An Obedient Father (Paperback)
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Revised and featuring a new foreword by the author, this uncompromising novel returns, more powerful than ever: "A portrait of a country ravaged by vendetta and graft, its public spaces loud with the complaints of religious bigots and its private spaces cradling unspeakable pain." (Hilary Mantel, New York Review of Books)
An Obedient Father introduced one of the most admired voices in contemporary fiction. Set in Delhi in the 1990s, it tells the story of an inept bureaucrat enmired in corruption, and of the daughter who alone knows the true depth of his crimes. Decried in India for its frank treatment of child abuse, the novel was widely praised elsewhere for its compassion, and for a plot that mingled the domestic with the political, tragedy with farce. Yet, as Akhil Sharma writes in his foreword to this new edition, he was haunted by what he considered shortcomings within the book: almost twenty years later, he returned to face them. Here is the result, a leaner, surer version with even greater power.
About the Author
Akhil Sharma grew up in Delhi and in Edison, New Jersey. His first novel, An Obedient Father, won the 2001 PEN/Hemingway Award. His second novel, Family Life, received the International Dublin Literary Award and the Folio Prize. His stories, collected in A Life of Adventure and Delight, have appeared in the New Yorker and in Best American Short Stories. He lives and teaches in Durham, North Carolina.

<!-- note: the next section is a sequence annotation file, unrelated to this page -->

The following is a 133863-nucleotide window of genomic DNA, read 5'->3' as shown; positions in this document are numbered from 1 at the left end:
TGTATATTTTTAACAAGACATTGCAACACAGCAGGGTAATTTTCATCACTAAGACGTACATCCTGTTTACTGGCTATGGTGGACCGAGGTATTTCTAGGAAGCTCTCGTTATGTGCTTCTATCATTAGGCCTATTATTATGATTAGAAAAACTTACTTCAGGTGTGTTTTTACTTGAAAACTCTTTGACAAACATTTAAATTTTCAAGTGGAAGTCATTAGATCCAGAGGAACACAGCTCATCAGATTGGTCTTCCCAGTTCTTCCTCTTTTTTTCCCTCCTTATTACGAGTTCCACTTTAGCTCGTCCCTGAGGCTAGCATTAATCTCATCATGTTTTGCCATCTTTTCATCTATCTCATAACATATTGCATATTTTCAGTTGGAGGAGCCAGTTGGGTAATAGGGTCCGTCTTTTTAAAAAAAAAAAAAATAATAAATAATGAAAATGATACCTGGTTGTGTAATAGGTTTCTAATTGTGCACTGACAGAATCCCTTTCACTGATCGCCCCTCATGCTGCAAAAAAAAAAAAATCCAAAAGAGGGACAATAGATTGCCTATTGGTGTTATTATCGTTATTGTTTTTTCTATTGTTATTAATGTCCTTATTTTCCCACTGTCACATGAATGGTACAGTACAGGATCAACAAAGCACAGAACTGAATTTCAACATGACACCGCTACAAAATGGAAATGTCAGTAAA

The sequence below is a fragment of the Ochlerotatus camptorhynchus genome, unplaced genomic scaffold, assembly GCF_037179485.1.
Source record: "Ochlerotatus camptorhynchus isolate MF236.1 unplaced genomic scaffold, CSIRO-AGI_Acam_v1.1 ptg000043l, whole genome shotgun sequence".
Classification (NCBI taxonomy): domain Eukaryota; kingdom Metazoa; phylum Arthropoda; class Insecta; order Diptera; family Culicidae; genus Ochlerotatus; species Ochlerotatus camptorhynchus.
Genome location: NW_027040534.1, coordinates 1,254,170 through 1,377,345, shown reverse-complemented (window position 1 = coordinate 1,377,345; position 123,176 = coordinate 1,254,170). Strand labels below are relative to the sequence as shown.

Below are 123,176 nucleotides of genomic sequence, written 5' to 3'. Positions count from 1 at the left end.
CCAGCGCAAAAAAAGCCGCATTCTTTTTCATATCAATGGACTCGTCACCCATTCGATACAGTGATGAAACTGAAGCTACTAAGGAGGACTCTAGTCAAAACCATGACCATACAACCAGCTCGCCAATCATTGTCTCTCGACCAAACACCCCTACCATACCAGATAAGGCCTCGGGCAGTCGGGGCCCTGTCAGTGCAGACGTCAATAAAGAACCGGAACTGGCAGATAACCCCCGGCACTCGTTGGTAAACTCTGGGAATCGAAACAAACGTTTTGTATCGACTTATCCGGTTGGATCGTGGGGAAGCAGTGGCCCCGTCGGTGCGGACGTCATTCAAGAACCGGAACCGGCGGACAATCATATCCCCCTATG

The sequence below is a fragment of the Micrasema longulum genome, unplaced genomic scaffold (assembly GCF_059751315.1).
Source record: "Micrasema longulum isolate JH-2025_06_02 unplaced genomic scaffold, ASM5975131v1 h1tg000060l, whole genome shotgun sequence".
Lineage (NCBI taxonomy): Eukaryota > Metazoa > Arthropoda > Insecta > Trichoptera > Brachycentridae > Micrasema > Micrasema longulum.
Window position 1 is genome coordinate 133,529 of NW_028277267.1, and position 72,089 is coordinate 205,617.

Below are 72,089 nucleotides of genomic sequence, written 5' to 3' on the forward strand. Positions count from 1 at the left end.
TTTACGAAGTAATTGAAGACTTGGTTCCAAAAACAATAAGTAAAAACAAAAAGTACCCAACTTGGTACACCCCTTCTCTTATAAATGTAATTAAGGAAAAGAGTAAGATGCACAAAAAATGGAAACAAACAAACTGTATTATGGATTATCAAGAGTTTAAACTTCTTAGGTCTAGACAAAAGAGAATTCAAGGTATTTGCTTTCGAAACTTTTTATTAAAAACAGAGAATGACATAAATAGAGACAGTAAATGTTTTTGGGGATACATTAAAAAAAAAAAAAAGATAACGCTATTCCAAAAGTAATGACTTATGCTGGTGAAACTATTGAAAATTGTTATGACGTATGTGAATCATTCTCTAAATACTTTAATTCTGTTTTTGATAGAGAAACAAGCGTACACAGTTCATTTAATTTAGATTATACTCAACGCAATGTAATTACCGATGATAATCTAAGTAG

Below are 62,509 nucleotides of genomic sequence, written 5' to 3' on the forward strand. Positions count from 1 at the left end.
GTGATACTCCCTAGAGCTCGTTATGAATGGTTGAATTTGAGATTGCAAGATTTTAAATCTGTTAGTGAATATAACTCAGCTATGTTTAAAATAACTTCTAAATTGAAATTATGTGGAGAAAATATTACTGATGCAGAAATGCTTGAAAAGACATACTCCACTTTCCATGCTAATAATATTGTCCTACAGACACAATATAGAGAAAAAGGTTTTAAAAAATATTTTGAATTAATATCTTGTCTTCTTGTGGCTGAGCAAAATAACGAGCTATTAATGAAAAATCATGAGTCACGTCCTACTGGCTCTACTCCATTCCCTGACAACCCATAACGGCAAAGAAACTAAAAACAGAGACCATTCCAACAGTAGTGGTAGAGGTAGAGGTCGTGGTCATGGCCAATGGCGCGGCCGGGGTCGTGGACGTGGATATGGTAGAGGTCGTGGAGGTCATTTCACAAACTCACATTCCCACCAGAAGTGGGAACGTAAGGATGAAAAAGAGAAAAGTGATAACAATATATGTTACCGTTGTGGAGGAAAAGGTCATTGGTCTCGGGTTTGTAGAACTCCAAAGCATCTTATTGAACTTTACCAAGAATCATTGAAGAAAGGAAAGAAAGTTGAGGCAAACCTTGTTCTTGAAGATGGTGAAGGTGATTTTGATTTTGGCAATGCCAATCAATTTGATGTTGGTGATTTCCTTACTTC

"The sentences, already pure and unfussy, have been purged of any show. What is left is a closer feeling of closeness to [Sharma's] characters—to ugly, sorrowing, tender, stalwart, ruined, unredeemable people, failing at their lives and yet trying, still, to live them."
— Wyatt Mason
“Rich and enthralling . . . Mr. Sharma’s novel weaves the national into the personal without a trace of the didactic. What is more astonishing is his success in joining the amiably picaresque aspects of the corruption—India’s and Ram’s—with the ghastly evil of its underside . . . Stunning dramatically, psychologically, and in terms of the constraints on Indian women.”
— Richard Eder
“An Obedient Father poses a serious challenge to a reviewer who is tempted to take refuge in the easiest, moralizing dismissal of this unusual novel . . . the maddening narrative voice is as darkly hypnotic as those found in the pages of Dostoevsky . . . An Obedient Father is perhaps the novel that, some might say, Arundhati Roy had wanted to write when she wrote The God of Small Things. It is certainly the novel that Raj Kamal Jha came close to writing when in The Blue Bedspread he plumbed the dark ambiguities of abuse and incest. Sharma’s novel is part of a brilliant coming of age in Indian fiction.”
— Amitava Kumar